Trouble Areas: All of S-NY and MA appear to be primarily an ice storm followed by a warm-up and dry out in the morning, so it may be possible to get some dry turns in spring conditions after 11 a.m. or so, and the day should get progressively drier and not re-freeze until after close. I am worried about Mount Snow in this one receiving an ice storm and staying frozen. They need this boundary to shift south by a tad.

    Back-end Snow: There's a frontal boundary along the trough that has a decent amount of moisture with it, and it probably survives long enough to drop some measurable lake effect and orographic lift enhanced snow at the usual suspects. The ECMWF model is pretty bad at picking this up, but I wouldn't be surprised to see some totals of up to 6" in N-VT and off the lakes between close Thursday and open on Friday. So places like Holiday Valley, Kissing Bridge, Greek Peak, McCauley, Snow Ridge, Titus as well as N-VT should get at least 3" on the back end. N-NH and N-ME probably top off at 3" on the high end on the back-end.

    NWS Snowfall Map Critique: NWS Albany seems a little south with their all snow line producing extra snow in S-NY, W-MA, and far S-VT. NWS Binghampton appears to be cheating Bristol and Greek Peak with a little less snow, especially if these are big fluffy flakes as I would expect in this setup. NWS Portland sometimes paints with a broad brush and may be missing some enhancement in the bonus zone between Pat's Peak and Gunstock, and the all snow line seems a little too far south. I expect adjustments to all of these. NWS Burlington may be a little low on the front end, especially in their section of S-VT, but they tend to lag on producing back-end numbers, so the storm total will almost definitely be higher, and I can definitely see some resorts along the Spine up to Jay Peak reporting 10" in total from this.

    Wind Hold Risk: None expected on Thursday, but Friday there will be some risk in N-NH and N-ME as well as Jay Peak, with maybe some early morning short-term holds in far S-VT that wouldn't qualify for a warning. I'll create a Friday Wind Hold map later. Friday will be overall a breezy day.

  8. #8
    THURSDAY STORM UPDATE #5: Wind Warning Canceled, No Other Changes Except NWS Snowfall Forecasts
    These updates often build upon previous updates to some extent, so it may be helpful to read the previous two if you haven't been following as I sometimes leave out detail, but I'll rehash everything from #4 again here. Attached is the latest NWS snowfall forecast stitch, the NAM3K simulated radar from 4 p.m. today through 9 a.m. on Friday, and the ECMWF snowfall, which I am including to help people both see the difference in actual forecasting vs. models, and it also helps show our Canadian friends where the most snow will fall, but take note this model lacks the resolution to show higher amounts on the peaks so the model totals are often lower than forecasts for larger mountains.

    Wind Issues: None expected, or at least nothing substantial. Yesterday winds looked to be on the lower end of borderline on Friday and they stepped down a notch and that removes virtually all of my concern.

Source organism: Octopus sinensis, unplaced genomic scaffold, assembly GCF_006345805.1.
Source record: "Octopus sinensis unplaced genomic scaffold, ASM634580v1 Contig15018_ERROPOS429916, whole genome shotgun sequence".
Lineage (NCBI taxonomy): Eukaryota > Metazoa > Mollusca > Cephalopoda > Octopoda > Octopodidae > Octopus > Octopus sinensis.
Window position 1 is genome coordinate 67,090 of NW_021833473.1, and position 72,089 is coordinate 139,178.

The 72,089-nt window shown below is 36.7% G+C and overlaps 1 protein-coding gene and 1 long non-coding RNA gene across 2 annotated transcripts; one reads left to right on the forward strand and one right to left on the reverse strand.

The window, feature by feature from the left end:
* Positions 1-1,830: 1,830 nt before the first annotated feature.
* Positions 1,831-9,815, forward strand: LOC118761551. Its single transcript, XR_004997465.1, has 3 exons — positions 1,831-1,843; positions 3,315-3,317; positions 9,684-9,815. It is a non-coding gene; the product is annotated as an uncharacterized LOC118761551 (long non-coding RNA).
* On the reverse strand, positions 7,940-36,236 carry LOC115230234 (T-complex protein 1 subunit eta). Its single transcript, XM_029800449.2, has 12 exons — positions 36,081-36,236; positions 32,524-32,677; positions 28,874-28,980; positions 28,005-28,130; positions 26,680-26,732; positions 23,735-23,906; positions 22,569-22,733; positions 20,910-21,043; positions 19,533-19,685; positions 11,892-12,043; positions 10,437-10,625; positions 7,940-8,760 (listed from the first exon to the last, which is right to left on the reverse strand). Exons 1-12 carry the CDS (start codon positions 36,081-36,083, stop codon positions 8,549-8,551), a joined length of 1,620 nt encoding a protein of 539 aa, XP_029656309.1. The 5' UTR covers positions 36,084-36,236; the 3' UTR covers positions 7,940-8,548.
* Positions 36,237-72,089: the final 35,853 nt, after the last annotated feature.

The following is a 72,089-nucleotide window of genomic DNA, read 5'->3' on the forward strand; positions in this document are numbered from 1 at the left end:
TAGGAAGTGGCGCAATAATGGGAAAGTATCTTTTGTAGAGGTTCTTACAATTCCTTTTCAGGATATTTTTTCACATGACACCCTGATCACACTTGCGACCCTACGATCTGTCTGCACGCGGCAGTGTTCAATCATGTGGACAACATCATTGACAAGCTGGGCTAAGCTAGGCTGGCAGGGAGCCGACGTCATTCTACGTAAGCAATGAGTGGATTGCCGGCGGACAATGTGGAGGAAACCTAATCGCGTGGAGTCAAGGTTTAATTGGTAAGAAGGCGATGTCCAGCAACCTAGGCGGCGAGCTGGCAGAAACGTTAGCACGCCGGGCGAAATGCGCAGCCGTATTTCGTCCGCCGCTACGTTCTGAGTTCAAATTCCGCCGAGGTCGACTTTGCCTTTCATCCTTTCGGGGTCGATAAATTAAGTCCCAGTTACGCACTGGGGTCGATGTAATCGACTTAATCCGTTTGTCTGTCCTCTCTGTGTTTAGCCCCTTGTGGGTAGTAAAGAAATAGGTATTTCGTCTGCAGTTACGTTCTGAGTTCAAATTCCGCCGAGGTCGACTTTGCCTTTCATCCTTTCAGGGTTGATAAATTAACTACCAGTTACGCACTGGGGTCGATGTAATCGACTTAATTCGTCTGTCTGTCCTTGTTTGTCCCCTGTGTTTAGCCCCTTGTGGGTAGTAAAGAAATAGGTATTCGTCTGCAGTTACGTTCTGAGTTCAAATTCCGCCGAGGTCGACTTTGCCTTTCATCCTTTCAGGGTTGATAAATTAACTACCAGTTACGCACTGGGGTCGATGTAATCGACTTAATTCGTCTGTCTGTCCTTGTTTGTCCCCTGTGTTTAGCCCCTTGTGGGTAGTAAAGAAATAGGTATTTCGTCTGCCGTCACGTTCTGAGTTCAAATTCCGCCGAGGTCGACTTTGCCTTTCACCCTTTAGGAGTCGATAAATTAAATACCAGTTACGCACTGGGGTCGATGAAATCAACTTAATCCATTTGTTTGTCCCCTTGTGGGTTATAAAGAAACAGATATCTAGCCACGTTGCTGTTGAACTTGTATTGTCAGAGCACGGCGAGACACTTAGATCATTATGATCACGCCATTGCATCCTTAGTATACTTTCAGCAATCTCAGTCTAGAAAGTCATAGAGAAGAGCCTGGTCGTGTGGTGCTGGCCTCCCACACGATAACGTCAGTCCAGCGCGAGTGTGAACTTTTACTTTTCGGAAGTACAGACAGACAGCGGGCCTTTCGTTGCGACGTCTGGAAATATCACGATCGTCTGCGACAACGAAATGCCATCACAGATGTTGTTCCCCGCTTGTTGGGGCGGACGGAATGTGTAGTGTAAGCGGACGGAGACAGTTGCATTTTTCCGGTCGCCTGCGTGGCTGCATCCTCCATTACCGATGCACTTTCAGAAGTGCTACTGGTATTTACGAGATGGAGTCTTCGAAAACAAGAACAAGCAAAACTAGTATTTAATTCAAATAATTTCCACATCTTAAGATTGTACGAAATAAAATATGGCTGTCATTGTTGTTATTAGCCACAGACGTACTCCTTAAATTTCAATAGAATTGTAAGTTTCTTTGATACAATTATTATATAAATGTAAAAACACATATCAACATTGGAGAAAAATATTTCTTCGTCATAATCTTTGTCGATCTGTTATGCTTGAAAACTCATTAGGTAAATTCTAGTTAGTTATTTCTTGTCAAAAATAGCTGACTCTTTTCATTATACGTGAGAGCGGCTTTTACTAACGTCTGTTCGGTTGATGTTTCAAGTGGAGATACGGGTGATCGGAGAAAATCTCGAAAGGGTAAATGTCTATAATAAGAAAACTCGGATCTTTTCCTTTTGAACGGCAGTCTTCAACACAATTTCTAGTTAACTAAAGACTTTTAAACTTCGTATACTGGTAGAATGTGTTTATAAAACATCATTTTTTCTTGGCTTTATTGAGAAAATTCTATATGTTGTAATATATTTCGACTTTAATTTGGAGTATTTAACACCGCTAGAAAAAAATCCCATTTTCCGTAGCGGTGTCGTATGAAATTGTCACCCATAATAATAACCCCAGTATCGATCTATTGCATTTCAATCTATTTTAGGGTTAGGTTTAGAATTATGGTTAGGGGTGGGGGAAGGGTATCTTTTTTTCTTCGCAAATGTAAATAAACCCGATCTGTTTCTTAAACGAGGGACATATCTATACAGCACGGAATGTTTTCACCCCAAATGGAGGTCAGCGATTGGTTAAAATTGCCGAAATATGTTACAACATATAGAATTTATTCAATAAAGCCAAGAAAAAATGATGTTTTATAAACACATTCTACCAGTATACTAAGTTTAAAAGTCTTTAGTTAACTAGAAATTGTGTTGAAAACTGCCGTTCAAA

All-Snow Line: This will pretty much be right on the border of MA and VT/NH. This looks dialed into me. It's possible that Mount Snow gets a bit of sleet of course, but that's not a big deal.

    Mixing Resorts: Berkshire East and Wachusett probably are mostly snow with some sleet, and possibly a bit of freezing rain and possibly a bit of misting in the afternoon, but I don't expect any issues. The Catskills probably get mostly freezing rain, but it should primarily end by open and then the afternoon should warm. This might require a late groom to fix, but it may stay dry enough for the day to be more than good so long as they don't have problems with the ice.

    Timing: The bulk of the snow will be on the ground at open, and the front-end of the storm exits New England around Noon with some mostly very light snow for most of the rest of the day until the front sags through with some instability form the trough. There will be another round of lake effect and orographic lift enhanced snow mostly after close. The orographic lift stuff will affect all of the northern areas, but should taper off by midnight, so I don't expect additional totals much above 4" at the most. Lake effect will be pumping decently. Holiday Valley and Kissing Bridge should make out well on the back-end, and even Greek Peak might get lucky by having bands set up over them.

    NWS Snowfall Forecasts: They may be a little light on the mountains of VT and NH. The weaker storm will not enhance as much with elevation changes, but S-VT will clearly be the front-end bonus zone. Bromley, Stratton, and Mount Snow are likely the bullseye. Crotched in S-NH likely benefits the most there. The more northern areas will pick up maybe half their snow however from the back-end, so it's much more of a 2-ski day event for them. I'm pretty sure most resorts in NY, VT, NH, and ME report 4"-8" by Friday morning with the exception of S-NY due to ice, and W-NY where they have upside potential from Lake Effect.